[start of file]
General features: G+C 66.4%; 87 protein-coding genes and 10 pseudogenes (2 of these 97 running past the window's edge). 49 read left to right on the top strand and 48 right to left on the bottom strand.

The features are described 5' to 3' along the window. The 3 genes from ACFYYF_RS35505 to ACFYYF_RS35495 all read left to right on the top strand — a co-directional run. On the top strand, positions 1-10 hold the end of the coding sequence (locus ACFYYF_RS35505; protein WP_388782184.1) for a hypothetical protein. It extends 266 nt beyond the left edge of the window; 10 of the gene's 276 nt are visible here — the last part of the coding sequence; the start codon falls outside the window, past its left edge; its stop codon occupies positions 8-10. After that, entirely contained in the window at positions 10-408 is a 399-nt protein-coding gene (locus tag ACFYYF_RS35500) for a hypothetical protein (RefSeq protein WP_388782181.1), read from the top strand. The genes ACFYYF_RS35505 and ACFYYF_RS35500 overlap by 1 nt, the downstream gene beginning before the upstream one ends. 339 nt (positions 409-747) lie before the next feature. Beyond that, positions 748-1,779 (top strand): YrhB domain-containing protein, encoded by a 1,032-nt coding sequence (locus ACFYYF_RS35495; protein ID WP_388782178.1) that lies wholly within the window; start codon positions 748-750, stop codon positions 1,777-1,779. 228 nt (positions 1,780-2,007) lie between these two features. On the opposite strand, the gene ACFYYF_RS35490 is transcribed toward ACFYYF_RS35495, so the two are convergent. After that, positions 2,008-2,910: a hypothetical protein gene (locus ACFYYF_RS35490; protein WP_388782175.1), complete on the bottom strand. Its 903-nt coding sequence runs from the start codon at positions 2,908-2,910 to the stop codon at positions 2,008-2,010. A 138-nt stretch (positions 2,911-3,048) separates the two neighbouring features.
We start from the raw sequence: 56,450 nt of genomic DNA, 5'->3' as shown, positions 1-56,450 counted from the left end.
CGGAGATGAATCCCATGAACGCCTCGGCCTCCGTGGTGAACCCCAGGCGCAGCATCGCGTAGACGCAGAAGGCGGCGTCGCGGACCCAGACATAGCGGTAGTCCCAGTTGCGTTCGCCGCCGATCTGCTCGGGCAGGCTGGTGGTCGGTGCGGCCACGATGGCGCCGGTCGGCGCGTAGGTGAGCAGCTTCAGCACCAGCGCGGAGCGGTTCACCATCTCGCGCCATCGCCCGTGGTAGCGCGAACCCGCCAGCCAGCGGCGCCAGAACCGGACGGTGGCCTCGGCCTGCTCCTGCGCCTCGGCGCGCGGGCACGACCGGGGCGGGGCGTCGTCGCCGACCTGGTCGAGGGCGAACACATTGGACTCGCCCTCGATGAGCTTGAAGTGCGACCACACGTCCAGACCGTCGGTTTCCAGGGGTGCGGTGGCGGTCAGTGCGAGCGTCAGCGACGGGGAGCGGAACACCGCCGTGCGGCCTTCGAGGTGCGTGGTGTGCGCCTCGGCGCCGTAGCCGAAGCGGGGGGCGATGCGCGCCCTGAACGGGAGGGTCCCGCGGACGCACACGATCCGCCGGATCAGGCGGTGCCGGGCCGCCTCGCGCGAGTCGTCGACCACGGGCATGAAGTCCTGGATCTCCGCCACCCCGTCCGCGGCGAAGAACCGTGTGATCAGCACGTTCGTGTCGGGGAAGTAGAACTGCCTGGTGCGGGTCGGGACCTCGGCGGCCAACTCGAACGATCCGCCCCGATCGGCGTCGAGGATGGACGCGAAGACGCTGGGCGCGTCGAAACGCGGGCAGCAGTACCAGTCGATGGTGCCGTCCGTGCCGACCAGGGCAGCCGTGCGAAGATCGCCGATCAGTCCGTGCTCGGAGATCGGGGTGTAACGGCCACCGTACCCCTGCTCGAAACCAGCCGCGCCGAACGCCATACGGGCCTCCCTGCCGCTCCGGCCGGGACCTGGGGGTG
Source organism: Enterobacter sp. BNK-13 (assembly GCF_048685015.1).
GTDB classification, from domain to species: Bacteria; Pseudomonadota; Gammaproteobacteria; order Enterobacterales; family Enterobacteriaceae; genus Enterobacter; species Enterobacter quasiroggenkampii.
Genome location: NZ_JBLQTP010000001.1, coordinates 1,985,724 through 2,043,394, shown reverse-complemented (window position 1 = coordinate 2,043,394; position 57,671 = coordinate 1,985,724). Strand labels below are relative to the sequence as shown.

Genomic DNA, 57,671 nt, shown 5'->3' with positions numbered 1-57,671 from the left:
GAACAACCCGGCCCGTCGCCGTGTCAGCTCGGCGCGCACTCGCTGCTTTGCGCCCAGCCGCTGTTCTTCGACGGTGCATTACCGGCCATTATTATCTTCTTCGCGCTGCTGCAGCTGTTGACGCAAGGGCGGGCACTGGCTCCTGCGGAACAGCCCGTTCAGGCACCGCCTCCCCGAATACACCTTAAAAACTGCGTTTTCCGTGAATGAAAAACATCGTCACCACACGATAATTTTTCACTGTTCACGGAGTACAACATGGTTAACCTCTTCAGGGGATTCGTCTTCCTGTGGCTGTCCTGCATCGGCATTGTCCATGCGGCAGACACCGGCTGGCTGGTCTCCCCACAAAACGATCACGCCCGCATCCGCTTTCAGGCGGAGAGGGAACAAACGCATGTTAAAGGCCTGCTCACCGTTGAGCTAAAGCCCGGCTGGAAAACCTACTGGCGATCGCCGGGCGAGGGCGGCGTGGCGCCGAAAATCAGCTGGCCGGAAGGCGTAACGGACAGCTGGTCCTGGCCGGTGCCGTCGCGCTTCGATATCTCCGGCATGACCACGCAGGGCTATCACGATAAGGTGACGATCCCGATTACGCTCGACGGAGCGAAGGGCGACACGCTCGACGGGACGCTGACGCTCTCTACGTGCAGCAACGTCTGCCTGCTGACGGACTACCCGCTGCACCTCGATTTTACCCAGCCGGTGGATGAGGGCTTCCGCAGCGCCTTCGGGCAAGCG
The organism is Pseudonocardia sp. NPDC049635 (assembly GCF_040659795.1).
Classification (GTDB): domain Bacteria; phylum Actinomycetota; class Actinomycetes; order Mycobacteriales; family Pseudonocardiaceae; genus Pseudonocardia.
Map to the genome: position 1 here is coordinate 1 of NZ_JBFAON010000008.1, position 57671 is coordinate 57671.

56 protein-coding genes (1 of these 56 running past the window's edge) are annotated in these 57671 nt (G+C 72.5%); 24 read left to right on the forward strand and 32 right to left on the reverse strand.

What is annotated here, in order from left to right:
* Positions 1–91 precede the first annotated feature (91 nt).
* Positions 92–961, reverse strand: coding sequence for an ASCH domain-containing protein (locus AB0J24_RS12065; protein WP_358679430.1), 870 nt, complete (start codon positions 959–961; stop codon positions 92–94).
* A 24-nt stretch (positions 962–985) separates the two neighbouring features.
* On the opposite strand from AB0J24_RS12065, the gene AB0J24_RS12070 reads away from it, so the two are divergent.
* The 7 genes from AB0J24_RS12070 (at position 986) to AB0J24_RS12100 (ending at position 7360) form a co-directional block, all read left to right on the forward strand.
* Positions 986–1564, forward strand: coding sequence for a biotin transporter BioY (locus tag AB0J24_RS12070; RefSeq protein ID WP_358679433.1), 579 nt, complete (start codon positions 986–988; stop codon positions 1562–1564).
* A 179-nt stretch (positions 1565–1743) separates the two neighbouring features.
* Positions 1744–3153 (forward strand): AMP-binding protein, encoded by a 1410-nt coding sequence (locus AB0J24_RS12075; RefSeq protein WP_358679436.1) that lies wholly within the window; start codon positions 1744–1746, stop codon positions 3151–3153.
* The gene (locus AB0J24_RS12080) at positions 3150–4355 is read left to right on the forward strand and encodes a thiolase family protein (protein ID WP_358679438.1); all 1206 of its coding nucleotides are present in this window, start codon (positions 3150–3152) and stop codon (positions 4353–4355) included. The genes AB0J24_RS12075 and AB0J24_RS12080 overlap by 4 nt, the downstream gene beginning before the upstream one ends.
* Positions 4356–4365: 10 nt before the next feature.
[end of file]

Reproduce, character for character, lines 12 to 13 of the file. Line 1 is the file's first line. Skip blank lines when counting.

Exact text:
Map to the genome: position 1 here is coordinate 1 of NZ_JBFAON010000008.1, position 57671 is coordinate 57671.

56 protein-coding genes (1 of these 56 running past the window's edge) are annotated in these 57671 nt (G+C 72.5%); 24 read left to right on the forward strand and 32 right to left on the reverse strand.